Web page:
9. 9. PA R I S 363 drop. “But now,” he announced, “the carriage will take us down to the end of the park where we can look at the charming little ensemble of the Trianons.” C Anyone who knew James Fox would have said that, when he decided to marry, his choice of wife would be wise, and that he’d make an excel- lent husband. He’d already been a little in love with several women, and recently he’d wondered if it might be time to settle down. But he’d never experienced the thunderclap of a grand passion, the coup de foudre. Until last Sunday. And now he was in love. And his love was impossible. He’d always assumed he’d need a wife who spoke French. The family firm had begun in London, but the Paris office was an important part of the business. He and his father were liked and trusted by the British embassy, and he expected that he’d be moving between the London and Paris offices for the rest of his professional life. Finding an English wife who spoke French should not be too difficult. Ever since the might and prestige of the Sun King had made French the language of diplomacy, it had been de rigueur for ladies of the upper and upper-middle classes to speak French—at least in theory. Indeed, most middle-class girls would learn a smattering of French at school. But what about a French wife? The idea was quite appealing. In France, it could only help. And in London, so long as she could speak passable English, it would be thought rather elegant. Either way, James Fox might hope to marry well. True, from the point of view of an English bride, his position as a solicitor lacked the social cachet of the barrister who appeared in court. But the Paris connection, the fact that James and his father were invited to embassy receptions and had dealings with the aristocratic world of diplomacy, added to his status. A young woman who hoped to marry a diplomat might settle for a life in glamorous Paris with a professional man of solid family fortune. With the French, his position was even better. The British Empire was at its zenith; it had a monarchy, which many French secretly craved; and the British pound sterling bought a great many French francs. Less aware of minor English social distinctions, the French saw only a prosperous English gentleman. Even a rich family like the Blanchards might have considered him.Ruth_9780385535304_3p_all_r1.indd 363 3/4/13 12:40 PM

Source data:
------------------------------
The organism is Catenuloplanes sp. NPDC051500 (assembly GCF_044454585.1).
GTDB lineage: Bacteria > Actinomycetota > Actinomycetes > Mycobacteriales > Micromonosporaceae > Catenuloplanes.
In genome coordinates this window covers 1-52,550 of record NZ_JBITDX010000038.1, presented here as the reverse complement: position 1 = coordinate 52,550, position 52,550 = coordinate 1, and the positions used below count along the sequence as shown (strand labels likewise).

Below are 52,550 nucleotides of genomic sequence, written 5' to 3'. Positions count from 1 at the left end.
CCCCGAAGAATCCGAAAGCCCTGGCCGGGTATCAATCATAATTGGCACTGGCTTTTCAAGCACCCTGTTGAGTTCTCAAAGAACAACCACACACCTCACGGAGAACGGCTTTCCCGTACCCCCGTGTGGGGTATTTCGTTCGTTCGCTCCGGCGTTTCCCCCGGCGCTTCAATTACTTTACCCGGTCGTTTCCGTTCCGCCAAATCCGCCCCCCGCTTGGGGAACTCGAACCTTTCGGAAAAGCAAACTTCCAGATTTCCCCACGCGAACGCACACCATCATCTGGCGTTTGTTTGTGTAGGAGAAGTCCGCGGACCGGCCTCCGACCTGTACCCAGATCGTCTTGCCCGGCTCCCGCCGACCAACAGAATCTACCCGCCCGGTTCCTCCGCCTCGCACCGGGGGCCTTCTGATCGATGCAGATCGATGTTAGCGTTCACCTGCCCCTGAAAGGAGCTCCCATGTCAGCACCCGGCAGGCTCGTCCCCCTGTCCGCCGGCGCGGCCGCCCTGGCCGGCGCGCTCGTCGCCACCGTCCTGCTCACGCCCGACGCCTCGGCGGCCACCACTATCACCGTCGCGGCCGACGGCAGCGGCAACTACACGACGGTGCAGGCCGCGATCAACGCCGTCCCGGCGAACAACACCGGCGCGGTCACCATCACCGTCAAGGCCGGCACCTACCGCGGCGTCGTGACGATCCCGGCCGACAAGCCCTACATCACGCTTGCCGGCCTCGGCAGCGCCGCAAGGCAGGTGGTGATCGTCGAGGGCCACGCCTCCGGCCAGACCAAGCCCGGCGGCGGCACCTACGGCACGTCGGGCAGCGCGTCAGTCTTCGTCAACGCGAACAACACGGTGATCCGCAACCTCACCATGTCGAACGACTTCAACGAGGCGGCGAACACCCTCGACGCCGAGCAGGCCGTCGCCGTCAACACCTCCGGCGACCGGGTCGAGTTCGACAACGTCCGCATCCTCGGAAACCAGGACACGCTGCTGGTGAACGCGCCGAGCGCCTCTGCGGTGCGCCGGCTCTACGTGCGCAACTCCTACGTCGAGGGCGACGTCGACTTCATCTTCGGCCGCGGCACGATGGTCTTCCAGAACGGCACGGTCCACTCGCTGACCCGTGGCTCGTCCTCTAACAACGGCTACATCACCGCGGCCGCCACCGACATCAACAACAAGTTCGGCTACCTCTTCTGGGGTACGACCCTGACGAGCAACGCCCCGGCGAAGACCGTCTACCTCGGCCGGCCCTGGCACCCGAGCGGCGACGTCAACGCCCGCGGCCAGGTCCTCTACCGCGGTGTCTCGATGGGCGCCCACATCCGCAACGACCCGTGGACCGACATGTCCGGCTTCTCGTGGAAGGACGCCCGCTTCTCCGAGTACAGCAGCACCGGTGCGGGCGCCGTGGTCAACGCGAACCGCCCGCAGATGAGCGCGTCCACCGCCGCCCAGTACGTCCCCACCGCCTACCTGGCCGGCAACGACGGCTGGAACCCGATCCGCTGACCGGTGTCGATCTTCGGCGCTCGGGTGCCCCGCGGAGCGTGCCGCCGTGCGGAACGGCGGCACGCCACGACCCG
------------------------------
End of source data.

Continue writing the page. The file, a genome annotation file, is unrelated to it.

10. 10. 364 E D WA R D R U T H E R F U R D Except, of course, that he was Protestant. Every week he attended St. George’s Anglican Church near the Arc de Triomphe, or sometimes the nearby American church of the Holy Trin- ity, just south of the Champs-Élysées, where the cousin of J. P. Morgan the banker had been rector for decades. Some of the Foxes’ French friends were Protestant, but the majority, naturally, were Catholic. As his father had told him since his early childhood: “Many of our dearest friends are Catholic, James. But although there’s no need to talk about it, always remember that you are a Protestant.” So on Sunday, when James had found himself staring at the fair curls and blue eyes of Marie Blanchard, and known, instantly and irrevocably, that this was the woman he wanted to marry, he had also realized that it was madness. Monsieur Blanchard would almost certainly forbid it. His own father would not take kindly to the idea at all. There would be the inevitable wrangle about the children’s religion. As a lawyer he knew only too well how even the nicest families could be broken apart, wills altered and worse, the moment one crossed the religious divide. And besides even that, it was very clear that there might be an offer from de Cygne, a rich aristocrat of impeccable religion. He was wasting his time even thinking about Marie. But James Fox was a patient man. He didn’t give up easily. C The Trianon where the Sun King would retreat with Madame de Maintenon from the formality of his court was a charming country house built of stone and pink marble. The nearby Petit Trianon of his successor Louis XV was a doll’s house by comparison. “This is where we are reminded that the Bourbons were humans after all, and not gods,” Roland remarked. “And also that they were vulnerable. For this tiny palace of the Petit Trianon became the favorite retreat of poor Queen Marie Antoinette in the years before the Revolution. “And now, my friends, if you will permit me, I will offer you this reflection upon the meaning of Versailles. Consider first: It was almost entirely built by Louis XIV with additions by his successor Louis XV, in variations of the classical style. Architecturally, it has unity. Second, let us remember an astonishing fact of French history. The Sun King livedRuth_9780385535304_3p_all_r1.indd 364 3/4/13 12:40 PM